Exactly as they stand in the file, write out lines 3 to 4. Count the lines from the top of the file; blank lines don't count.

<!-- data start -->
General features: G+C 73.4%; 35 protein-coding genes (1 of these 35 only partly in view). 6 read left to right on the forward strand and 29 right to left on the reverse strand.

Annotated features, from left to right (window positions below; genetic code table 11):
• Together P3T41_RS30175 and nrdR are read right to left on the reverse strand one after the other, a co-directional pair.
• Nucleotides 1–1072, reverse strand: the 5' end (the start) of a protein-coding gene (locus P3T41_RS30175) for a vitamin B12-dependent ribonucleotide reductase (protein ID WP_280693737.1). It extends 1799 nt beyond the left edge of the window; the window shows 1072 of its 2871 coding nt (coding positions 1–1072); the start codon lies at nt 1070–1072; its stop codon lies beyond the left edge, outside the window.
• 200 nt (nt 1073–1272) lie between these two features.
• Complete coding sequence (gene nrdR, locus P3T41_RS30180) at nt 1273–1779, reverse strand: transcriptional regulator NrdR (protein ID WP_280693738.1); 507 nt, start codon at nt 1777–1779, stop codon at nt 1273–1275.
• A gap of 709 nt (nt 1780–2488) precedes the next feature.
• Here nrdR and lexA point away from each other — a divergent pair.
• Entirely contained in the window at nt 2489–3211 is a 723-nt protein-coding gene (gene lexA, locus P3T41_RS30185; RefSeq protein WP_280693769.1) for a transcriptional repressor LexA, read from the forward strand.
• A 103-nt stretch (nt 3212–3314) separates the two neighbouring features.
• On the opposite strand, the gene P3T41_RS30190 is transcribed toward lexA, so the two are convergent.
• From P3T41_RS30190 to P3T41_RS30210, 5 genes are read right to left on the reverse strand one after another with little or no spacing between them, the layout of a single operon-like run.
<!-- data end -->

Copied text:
• Together P3T41_RS30175 and nrdR are read right to left on the reverse strand one after the other, a co-directional pair.
• Nucleotides 1–1072, reverse strand: the 5' end (the start) of a protein-coding gene (locus P3T41_RS30175) for a vitamin B12-dependent ribonucleotide reductase (protein ID WP_280693737.1). It extends 1799 nt beyond the left edge of the window; the window shows 1072 of its 2871 coding nt (coding positions 1–1072); the start codon lies at nt 1070–1072; its stop codon lies beyond the left edge, outside the window.